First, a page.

Hisao Domoto (1928-2013). Solution de Continuité, 1965. Oil on canvas. 51-1/4 x 63-1/2 inches (130.2...Click the image to load the highest resolution version.
DescriptionHisao Domoto (1928-2013)
Solution de Continuité, 1965
Oil on canvas
51-1/4 x 63-1/2 inches (130.2 x 161.3 cm)
Signed, titled, and dated on the reverse: Domoto / Solution de Continuité/ 1965 - No 22 / Tokyo
Martha Jackson Gallery, New York;
Private collection, Los Angeles, California.
Hisao Domoto's conventional artistic foundation in mid-century Kyoto hardly forecast his eventual role as a leader in the Japanese vanguard. His connoisseur father collected antique Japanese painting, calligraphy, and ceramics, and his artist uncle, Domoto Insho, specialized in traditional Japanese painting, nihonga (landscapes and figures rendered in delicate ink washes on silk or scrolls). Following in his uncle's footsteps, Domoto trained in nihonga from 1945-49 at the Kyoto City University of Arts, and several of his early works were selected for the Nitten, or Japan Fine Arts Exhibition.
In 1952 Domoto traveled with his uncle to Italy, Spain, and France and was so mesmerized with Western art that he decided in 1954 to establish his studio on the Left Bank in Paris. Here, he met the critic and art dealer Michel Tapié, champion of Art informel (Art Without Form), Europe's version of Abstract Expressionism. At the time, Informalist pioneers such as Jean Dubuffet, Georges Mathieu, Pierre Soulages, and Antoni Tàpies were celebrating expressive, spontaneous, and gestural painting, independent of representation and open to interpretation. In this avant-garde think-tank of Paris, Domoto became close friends with Informalists Soulages and Zao Wou-ki, and he met other key modernists studying abroad such as Sam Francis, Joan Mitchell, and Isamu Noguchi. Domoto's successful first solo exhibition at the Stadler Gallery in Paris in 1957 put him on the modernist map; in that same year, he participated in a group show organized by Tapié, "L'art Mondial Contemporain à Tokoyo," which introduced him to fellow Japanese abstractionists from the "Gutai" movement. The following year, Domoto became an international name: he collaborated with Informel and Gutai artists on an exhibition in Osaka, "The International Art of a New Era: USA, Japan, Europe." He also ventured to New York, where he befriended Abstract Expressionists Jasper Johns and Robert Rauschenberg and the gallerist Martha Jackson, who represented him for decades.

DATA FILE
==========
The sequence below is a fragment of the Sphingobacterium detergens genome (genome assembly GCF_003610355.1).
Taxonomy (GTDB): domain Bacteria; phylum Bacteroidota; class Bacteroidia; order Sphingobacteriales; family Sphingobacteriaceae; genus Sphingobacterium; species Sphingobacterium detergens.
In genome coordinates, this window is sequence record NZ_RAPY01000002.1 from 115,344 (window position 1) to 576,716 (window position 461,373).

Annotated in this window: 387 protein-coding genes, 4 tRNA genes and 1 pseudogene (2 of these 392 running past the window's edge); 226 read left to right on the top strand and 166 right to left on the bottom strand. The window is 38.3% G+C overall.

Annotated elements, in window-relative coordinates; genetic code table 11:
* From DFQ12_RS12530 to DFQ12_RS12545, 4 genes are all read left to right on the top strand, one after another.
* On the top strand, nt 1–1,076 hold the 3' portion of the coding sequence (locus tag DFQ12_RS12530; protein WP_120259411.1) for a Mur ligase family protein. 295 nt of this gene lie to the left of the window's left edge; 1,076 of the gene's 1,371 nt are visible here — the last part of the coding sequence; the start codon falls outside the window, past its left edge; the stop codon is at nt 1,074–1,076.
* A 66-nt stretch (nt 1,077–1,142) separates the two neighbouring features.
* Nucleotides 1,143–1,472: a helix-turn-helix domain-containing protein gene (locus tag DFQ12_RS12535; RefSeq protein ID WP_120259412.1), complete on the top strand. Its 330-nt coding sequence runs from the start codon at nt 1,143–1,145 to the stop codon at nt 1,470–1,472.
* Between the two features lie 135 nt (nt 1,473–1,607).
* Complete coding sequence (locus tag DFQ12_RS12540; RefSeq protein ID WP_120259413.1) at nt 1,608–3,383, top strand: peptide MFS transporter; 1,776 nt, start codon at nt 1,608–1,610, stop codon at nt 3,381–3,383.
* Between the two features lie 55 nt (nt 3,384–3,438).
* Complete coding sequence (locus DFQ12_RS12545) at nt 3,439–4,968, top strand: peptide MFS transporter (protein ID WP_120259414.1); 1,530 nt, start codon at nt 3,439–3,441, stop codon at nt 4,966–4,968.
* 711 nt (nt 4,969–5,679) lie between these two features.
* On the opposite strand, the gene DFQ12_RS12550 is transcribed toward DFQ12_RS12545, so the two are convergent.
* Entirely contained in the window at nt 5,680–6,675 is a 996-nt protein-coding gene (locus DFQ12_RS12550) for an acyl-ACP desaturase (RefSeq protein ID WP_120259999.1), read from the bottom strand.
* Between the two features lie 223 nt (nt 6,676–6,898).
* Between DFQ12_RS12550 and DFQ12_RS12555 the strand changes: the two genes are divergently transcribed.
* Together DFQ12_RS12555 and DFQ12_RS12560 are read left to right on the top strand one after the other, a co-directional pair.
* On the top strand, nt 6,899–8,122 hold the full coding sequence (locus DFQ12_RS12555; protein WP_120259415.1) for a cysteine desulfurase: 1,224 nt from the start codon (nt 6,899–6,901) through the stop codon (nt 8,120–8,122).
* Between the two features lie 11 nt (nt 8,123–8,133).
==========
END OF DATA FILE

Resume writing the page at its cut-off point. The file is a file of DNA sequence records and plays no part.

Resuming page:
Part of his famous Solutions of Continuity series from the early 1960s, the present lot foregrounds Domoto's unique synthesizing of Eastern nihonga and Western Informel influences. In this series, Domoto created an impastoed "screen" of vertical and horizontal strips pushed back to reveal smooth, circular patterns beneath. The overlaid screen evokes traditional Japanese paper, as well as Informel gesture painting; similarly, the circles beneath, while fundamentally abstract, recall the calligraphic moons of nihonga landscapes. Critics praised the push-pull of negative and positive space that Domoto achieved in this series by contrasting light and dark tones and impastoed and flat brushwork. Tapié, for example, described Solutions of Continuity as "an ambiguous space that subsumes both the dialectical attainments of Western mathematicians in topological composition and the intuitive properties that Eastern painting has carefully upheld down through centuries. Which is to say that, no matter how complex, Domoto's paintings are always elegant and intuitive, yet have the precision of clearly delineated proofs" (Michel Tapié, text for Domoto's solo exhibition at the Minami Gallery, Tokyo,1960). Indeed, Domoto's modernist legacy is his blending of Western bravado and structure with Eastern lyricism and fluidity, a pictorial yin-yang.
Estimate: $30,000 - $50,000.
Framed Dimensions 52 X 64 Inches
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